Before you get started gather your supplies. Paper towels and latex gloves are handy depending on the size mess and sensitivity of your hands. I have found putting something over my printing surface like old brown paper bags is useful to avoid ruining your table or work surface.
The good news is that printing is pretty easy compared to the making of that screen.
LilyCompass I: Printing onto Fabric
Take a piece of white foam core or heavy poster board and spray temporary adhesive to it. Then carefully lay your fabric down. Use a ruler to take all of the wrinkles out so that it lays flat.
Check your screen really well for any unintended holes of the emulsion or cracks along the sides of the screen. Tape up anywhere there is a hole that you do not want ink to pass through, onto your fabric. If there are little holes then just use some scotch tape (it may need to be reapplied if you use the screen several times). Larger areas will need some water resistant tape like duck tape.
Position your screen on top of the design where you would like it. I simply centered it. Dab some in at the top of the design.
Squeegee ink top to bottom across the design, making sure of full coverage. Work as quickly as you are able during this step. The ink will dry pretty quickly. Also, if the ink is too thick it can be thinned according to directions on container (usually with water).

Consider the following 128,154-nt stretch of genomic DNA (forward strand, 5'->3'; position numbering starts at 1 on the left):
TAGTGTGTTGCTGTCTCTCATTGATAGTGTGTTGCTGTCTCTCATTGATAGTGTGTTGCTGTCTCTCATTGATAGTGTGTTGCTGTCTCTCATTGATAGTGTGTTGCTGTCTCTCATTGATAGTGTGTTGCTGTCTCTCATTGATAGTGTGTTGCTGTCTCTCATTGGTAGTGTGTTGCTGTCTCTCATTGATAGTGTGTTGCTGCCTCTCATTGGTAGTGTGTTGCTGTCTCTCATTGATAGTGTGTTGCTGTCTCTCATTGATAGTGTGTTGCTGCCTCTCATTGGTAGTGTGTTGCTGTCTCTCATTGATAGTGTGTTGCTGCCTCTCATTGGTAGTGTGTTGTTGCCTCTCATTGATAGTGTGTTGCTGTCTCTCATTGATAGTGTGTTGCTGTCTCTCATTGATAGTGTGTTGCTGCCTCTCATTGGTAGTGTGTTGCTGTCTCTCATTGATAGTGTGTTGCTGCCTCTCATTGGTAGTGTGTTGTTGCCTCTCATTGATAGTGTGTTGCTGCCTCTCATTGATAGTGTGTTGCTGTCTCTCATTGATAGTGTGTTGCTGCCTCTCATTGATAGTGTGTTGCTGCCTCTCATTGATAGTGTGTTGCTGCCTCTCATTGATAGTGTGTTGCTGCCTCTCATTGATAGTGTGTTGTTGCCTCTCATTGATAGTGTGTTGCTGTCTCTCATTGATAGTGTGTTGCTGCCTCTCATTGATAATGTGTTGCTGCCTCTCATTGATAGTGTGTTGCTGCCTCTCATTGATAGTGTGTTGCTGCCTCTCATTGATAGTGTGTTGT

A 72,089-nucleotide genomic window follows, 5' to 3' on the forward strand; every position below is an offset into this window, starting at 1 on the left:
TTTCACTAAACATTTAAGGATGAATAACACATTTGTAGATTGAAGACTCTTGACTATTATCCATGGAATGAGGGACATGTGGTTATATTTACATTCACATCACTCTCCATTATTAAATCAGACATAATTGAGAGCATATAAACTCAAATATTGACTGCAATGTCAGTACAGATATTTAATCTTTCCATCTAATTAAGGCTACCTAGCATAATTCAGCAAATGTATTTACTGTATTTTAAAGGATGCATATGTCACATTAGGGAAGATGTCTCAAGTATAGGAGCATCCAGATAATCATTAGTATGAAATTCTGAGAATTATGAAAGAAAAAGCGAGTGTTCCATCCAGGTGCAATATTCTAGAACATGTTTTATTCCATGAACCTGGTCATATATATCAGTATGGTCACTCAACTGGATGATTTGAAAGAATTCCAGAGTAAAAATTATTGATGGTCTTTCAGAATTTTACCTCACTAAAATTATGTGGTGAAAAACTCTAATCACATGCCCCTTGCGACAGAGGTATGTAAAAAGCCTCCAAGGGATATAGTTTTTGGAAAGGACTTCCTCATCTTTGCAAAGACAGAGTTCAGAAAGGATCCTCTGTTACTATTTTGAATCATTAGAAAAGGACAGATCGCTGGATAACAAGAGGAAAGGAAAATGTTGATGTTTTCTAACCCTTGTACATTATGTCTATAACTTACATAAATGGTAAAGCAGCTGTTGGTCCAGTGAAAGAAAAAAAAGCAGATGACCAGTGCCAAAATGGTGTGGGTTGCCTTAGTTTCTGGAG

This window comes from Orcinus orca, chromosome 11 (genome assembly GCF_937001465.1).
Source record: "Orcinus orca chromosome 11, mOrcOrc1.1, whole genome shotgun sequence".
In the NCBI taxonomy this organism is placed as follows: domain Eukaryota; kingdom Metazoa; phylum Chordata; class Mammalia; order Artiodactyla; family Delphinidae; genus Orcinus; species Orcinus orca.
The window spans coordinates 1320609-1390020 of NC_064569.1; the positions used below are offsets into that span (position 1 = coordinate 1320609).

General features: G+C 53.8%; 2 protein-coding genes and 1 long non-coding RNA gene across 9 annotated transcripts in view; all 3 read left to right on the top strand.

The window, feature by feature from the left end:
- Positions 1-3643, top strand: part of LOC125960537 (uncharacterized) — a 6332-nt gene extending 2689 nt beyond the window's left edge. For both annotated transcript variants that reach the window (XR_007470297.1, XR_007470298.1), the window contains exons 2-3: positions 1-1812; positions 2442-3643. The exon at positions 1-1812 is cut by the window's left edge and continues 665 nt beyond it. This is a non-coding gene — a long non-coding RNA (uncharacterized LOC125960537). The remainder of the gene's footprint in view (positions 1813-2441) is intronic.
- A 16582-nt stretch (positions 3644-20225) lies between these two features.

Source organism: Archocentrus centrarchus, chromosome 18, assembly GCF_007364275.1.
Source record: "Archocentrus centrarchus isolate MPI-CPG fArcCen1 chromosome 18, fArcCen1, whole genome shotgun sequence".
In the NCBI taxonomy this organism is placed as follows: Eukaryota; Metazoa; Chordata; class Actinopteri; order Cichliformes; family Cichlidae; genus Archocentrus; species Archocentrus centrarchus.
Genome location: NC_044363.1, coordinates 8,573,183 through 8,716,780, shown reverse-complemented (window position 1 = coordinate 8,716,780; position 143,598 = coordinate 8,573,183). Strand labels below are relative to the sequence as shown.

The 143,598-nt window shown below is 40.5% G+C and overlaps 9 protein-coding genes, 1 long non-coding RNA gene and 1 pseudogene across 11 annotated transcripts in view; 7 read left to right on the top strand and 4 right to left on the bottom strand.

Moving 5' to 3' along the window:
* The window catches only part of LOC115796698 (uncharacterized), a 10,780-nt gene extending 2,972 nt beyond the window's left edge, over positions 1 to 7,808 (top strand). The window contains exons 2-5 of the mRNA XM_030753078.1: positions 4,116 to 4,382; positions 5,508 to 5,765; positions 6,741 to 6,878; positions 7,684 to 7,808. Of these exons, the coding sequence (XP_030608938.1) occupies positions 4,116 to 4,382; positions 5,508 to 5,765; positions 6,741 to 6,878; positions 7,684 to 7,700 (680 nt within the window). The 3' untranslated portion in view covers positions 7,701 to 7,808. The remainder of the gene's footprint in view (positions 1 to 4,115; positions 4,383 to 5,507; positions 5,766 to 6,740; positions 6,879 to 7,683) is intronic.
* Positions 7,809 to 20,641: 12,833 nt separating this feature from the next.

Lift the screen off of the fabric. You may need to hold the fabric down as you lift depending on how dry the ink has gotten during squeegee process.
Wash out your screen immediately. Trust me! You want to rinse the screen, set under a fan, then do your next print in about 10 minutes. The drying may be a bit anal but I found that it really preserves the screen. I don't recommend a brush to clean with... if you need to, run your fingers across the screen.
Residue is fine as long as it is not blocking any holes.
Let dry. Heat-set according to directions on the ink container. Usually, this means taking a relatively warm iron and pressing firmly. I like to lay my design down, upside down, lay a piece of freezer paper with the plastic side towards the silk and paper side up. Then iron. I do not remove the freezer paper until I'm ready to sow on the end pieces to keep the fabric crisp.
DO do at least one trial run. Actually, I advocate doing a couple depending on how familiar you are with the fabric and inks used. Start out with doing a print onto paper so you can get a feel for it. Then do another onto fabric. This fabric can be scraps or really inexpensive cotton. In this case, I had a scrap of silk that I had used on an earlier design so the image below will show where that design bleeds through.
LilyCompass I: Printing on the design
Last fall, I dyed some silk a nice variegated green color which I thought I would use. Actually, I'm using half of that piece of silk. I wasn't sure what color metallic ink I wanted the Mariner's Compass to be when I started to print so I did a test run of a dark/medium gold, medium gold, and silver. To accomplish this, I took the scrap silk I had on hand and dabbed all three colors onto screen then squeegeed kind of left to right: